After months of rampant speculation from fans and industry insiders alike, Marvel Studios and Sony finally and officially announced the title of the upcoming third Tom Hollard-starring Spidey film: Spider-Man: No Way Home.
Continuing the “Home” theme that we’ve seen in the first two web-slinging collaborations between Marvel and Sony, the reveal of No Way Home actually raises more questions than it answers, particularly when it comes to Holland’s iteration of Peter Parker and where the future of that beloved portrayal character ultimately lies.
Back in 2019, when Sony and Marvel struck a new deal to share the Spider-Man character, it was reported that the contract included just two more films: the third Spider-Man film, which we now know is titled No Way Home, and another project that many expected to be a team-up of sorts, whether that be a new Avengers film or otherwise. However, that no longer appears to be the case, as Holland himself has recently indicated that — while he’d be more than willing to run it back — his contract with Marvel Studios expires after No Way Home.
“[Spider-Man 3] would be my last one [under contract] so I’ve always said to them if they want me back I’ll be there in a heartbeat. I’ve loved every minute of being a part of this amazing world. It’s changed my life for the better, I’m so lucky to be here. If they want me back I’ll be there, if they don’t I will walk off into the sunset a very, very happy person because it’s been an amazing journey.” [via Collider]
But with the boatloads of money to be made in a joint Marvel-Sony partnership (Spider-Man: Far From Home is literally Sony’s highest-grossing film of all-time at $1.1 billion), could Sony really pull the plug *now*, especially considering how disastrous their previous solo Spidery venture was? That question becomes even more complicated when taking into account that Holland indicates the two studios have already mapped our Spider-Man’s cinematic future.
“The way I understand it is that agreement between the two studios has already happened,” Holland told Collider. “I don’t think that they’re going to run into the same troubles that they did as we were going into Spider-Man: Far From Home. I think the two studios have worked that out, and I don’t think that that will be a problem in the future. That said, I’m just the actor and I was a part of a few phone calls during that process, but I think they love working with each other, I think they found a way in which it can be beneficial for both studios, and I’m just kind of like a kid in the middle of it, between two parents during an argument.”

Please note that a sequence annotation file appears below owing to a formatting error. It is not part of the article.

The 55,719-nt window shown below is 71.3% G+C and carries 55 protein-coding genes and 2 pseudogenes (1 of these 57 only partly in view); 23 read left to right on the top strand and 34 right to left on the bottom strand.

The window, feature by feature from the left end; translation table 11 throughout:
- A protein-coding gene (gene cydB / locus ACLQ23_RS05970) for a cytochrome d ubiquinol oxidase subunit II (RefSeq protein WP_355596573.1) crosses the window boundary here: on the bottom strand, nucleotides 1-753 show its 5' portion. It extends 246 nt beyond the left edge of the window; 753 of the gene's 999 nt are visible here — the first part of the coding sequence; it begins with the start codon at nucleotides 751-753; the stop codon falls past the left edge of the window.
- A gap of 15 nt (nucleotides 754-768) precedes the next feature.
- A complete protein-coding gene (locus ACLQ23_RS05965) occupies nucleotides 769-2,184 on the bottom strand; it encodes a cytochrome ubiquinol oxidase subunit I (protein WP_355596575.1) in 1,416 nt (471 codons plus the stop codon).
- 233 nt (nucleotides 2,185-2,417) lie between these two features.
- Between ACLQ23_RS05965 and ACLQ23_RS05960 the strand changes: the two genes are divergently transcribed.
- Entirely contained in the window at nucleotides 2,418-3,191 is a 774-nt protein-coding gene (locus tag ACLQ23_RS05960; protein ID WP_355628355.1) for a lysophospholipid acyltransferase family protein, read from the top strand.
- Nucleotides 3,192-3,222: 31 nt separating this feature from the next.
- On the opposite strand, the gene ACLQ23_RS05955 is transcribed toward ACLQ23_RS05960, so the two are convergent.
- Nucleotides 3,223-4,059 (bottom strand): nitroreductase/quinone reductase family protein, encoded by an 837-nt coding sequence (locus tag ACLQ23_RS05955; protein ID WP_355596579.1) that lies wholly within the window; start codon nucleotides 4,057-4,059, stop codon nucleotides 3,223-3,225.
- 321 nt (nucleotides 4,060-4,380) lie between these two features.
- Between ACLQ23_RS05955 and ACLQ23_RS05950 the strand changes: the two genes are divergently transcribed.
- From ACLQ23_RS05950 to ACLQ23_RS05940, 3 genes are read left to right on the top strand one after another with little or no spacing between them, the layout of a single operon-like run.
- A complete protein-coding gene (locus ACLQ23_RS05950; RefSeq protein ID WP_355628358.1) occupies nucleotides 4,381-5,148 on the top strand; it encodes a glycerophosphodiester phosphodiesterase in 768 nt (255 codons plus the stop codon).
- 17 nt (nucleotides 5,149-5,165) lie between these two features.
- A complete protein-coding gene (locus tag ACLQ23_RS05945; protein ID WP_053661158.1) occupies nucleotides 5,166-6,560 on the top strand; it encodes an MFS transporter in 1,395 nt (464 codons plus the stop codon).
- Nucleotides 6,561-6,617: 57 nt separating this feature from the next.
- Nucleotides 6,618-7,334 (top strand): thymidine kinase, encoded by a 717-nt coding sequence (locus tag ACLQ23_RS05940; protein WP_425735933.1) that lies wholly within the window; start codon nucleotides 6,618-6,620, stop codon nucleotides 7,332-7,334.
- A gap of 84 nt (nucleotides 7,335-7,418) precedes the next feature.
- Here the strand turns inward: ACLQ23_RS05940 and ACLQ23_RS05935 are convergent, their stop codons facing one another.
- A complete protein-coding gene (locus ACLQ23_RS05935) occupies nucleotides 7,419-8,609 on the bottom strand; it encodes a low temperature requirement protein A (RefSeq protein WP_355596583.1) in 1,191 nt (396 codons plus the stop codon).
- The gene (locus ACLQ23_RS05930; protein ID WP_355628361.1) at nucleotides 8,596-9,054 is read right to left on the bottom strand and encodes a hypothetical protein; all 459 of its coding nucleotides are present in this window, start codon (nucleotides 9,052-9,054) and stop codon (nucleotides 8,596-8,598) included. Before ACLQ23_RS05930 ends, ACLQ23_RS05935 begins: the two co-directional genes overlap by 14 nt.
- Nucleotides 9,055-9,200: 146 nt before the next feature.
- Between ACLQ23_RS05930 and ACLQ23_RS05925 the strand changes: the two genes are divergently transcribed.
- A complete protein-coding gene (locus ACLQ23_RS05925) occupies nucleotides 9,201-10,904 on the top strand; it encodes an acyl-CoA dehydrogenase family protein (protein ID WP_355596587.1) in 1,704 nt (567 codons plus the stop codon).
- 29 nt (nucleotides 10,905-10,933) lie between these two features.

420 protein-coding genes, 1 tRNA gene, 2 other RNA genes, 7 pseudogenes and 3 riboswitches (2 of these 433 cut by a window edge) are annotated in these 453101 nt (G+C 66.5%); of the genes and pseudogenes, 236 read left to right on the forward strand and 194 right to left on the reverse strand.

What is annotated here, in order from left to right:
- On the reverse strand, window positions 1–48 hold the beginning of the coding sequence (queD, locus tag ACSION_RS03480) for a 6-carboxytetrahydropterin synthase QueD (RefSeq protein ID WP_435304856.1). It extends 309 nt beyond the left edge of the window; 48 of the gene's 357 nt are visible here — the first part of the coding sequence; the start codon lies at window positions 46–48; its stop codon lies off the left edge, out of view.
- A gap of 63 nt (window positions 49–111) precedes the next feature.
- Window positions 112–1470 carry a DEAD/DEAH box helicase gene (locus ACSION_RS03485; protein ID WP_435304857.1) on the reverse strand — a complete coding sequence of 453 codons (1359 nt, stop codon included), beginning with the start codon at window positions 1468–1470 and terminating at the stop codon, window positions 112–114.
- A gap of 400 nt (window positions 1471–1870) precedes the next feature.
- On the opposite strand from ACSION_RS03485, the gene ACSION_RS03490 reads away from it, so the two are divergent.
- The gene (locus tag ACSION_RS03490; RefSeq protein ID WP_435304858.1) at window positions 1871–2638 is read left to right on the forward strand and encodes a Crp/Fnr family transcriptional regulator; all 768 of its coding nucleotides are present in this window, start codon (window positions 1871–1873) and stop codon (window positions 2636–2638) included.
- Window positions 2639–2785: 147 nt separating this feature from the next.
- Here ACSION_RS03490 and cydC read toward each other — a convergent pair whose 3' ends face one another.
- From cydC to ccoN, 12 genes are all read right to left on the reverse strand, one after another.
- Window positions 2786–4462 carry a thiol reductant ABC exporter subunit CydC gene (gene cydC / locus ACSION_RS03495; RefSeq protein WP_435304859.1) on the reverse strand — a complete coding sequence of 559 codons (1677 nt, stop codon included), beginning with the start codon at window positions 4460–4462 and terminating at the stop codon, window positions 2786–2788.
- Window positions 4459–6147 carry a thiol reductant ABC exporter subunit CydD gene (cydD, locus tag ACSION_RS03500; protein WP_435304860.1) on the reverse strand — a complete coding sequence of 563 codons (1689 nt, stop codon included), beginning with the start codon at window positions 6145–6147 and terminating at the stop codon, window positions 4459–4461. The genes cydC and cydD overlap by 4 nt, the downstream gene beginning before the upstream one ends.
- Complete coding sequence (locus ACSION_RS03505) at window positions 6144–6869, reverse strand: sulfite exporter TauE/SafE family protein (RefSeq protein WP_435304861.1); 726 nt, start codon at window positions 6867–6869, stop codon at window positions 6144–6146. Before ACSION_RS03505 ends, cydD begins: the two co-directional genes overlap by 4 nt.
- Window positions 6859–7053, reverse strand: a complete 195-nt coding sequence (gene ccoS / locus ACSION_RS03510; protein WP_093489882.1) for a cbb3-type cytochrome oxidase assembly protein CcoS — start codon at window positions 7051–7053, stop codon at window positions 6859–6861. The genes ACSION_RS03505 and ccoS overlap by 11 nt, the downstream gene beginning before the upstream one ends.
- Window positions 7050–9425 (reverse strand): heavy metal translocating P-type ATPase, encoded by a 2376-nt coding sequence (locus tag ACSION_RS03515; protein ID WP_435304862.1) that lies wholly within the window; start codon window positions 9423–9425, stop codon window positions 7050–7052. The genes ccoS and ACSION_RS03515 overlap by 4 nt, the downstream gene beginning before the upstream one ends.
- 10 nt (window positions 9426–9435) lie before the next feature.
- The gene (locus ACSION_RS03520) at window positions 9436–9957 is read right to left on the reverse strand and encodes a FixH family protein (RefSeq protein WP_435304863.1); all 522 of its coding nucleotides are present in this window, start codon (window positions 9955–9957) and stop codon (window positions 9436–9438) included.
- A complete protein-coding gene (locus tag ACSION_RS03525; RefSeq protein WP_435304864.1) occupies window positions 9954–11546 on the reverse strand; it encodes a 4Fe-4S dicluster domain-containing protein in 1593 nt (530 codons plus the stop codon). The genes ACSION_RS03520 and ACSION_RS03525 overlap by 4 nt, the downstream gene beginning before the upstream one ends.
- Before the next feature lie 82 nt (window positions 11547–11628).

Given the title of the upcoming third film, my guess is that Spider-Man will ultimately find himself “stuck” in Sony’s Universe of Marvel Characters, unable to make his “way home” to the traditional Marvel Cinematic Universe. Should the two Hollywood powerhouses be able to broker a new deal, the subsequent film will likely feature Spidey making his way back. Otherwise, it appears Sony’s world is where he’ll now call home.
Still, the fact that Sony — given everything they’ve been through in the last decade — doesn’t recognize that a bird in the hand is always worth two in the bush raises doubts about their intentions for the character, as if they’re reneging on putting forth the best product possible in exchange for making as much money as they can. What else is new?
What they’ve got going with Marvel Studios works right now, if Holland does ultimately revert strictly to Sony, they’ll be, correctly or not, villainized for it, potentially finding themselves in the situation where hardcore Marvel fans are boycotting the franchise simply out of spite. No offense to Tom Hardy’s Venom and Jared Leto’s Morbius, but sharing scenes with them ain’t exactly the same trading quips with Benedict Cumberbatch’s Doctor Strange of Chris Pratt’s Star-Lord. What happens if Morbius bombs, both critically and financially? The task of pitching consumers on keeping Holland’s friendly neighborhood Spider-Man locked in their Sony world becomes instantly and all the more difficult.
The release of Spider-Man: No Way Home is still essentially a year away, leaving the two studios plenty of time to, once again, cut a new deal. But given the comments from all parties involved thus far, it’s clear that No Way Home is being designed as an off-ramp for Holland’s wall-crawler in the Marvel Cinematic Universe.